Creamers Field, McNeil River, Anchorage Coastal, and                                                                            
Mendenhall Wetlands. She stressed that the legislation is                                                                       
confusing and emphasized that it is not going to help with                                                                      
the debate over hunting and trapping.                                                                                           
CAROL CARROLL, DIRECTOR, DIVISION OF SUPPORT SERVICES,                                                                          
DEPARTMENT OF NATURAL RESOURCES addressed sections 10 - 19.                                                                     
She noted that the Department of Natural Resources manages                                                                      
the public use areas. The Department of Natural Resources                                                                       
considers public use areas as multiple-use areas. She noted                                                                     
that public use areas are open to oil and gas leasing,                                                                          
mining, and other types of development. In the past the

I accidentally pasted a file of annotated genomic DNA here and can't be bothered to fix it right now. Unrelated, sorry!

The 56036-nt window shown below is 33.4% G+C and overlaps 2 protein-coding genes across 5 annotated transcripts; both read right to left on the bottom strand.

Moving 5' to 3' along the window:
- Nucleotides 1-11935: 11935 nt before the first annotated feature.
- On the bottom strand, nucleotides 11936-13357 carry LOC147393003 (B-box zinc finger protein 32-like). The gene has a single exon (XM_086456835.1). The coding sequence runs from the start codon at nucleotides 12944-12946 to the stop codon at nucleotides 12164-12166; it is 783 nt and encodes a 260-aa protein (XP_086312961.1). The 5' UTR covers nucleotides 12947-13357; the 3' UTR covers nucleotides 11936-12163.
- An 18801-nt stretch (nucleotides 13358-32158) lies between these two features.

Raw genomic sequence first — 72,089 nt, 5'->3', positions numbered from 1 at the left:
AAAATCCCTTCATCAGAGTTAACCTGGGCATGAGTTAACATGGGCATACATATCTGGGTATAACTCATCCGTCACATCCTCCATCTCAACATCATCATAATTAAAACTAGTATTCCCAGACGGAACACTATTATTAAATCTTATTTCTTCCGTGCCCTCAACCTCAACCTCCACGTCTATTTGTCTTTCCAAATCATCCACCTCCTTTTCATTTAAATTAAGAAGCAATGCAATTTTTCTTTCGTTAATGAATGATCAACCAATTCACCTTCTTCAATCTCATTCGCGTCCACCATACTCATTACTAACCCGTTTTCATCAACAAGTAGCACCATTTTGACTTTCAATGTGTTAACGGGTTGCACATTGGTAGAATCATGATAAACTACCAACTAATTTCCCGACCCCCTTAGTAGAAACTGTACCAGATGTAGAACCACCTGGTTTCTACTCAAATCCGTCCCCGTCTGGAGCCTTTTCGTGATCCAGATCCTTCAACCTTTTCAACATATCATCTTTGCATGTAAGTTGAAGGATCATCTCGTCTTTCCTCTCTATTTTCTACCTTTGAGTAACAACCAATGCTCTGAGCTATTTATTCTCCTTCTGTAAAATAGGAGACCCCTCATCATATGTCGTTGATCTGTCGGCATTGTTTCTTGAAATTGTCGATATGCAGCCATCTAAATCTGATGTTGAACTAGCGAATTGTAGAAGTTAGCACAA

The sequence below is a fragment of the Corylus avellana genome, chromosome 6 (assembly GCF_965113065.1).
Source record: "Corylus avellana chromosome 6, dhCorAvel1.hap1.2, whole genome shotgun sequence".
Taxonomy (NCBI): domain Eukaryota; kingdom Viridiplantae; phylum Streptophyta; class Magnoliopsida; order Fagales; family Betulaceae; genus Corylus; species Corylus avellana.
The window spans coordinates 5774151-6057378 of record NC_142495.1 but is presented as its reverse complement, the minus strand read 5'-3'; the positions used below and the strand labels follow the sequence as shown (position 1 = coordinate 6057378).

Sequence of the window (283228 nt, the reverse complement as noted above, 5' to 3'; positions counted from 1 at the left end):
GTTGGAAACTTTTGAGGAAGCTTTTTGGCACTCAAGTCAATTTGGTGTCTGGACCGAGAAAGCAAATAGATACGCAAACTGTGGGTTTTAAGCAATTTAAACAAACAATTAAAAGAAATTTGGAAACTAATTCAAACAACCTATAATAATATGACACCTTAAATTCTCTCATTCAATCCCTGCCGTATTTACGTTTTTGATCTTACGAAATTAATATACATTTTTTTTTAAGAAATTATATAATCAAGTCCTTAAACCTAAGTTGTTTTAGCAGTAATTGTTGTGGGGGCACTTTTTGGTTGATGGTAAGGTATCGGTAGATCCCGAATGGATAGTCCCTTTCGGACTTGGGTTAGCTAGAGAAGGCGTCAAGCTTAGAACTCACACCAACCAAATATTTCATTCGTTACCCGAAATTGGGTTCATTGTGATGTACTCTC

department has paid attention to the habitat, as required by                                                                    
statute. She expressed concerns that the bill would make                                                                        
public use areas more like refuges. The department would                                                                        
have additional authority to develop, preserve and protect                                                                      
fish and the wildlife that use the habitat. She emphasized                                                                      
that this would be outside of the normal purview of the                                                                         
Department of Fish and Game. She felt that the balance would                                                                    
be upset toward creating more of a refuge for fish and game                                                                     
within a habitat.                                                                                                               
DICK BISHOP, ALASKA OUTDOOR COUNCIL spoke in support of the                                                                     
legislation.  He agreed with the emphasis on protecting the                                                                     
traditional means of access and traditional uses of fish and                                                                    
wildlife in state special use areas. He maintained that                                                                         
preserving fish and wildlife habitat in state public use                                                                        
areas institutionalizes a purpose that many thought was                                                                         
already there. He asserted that the bill does not reduce the                                                                    
multiple use opportunities in public use areas. He noted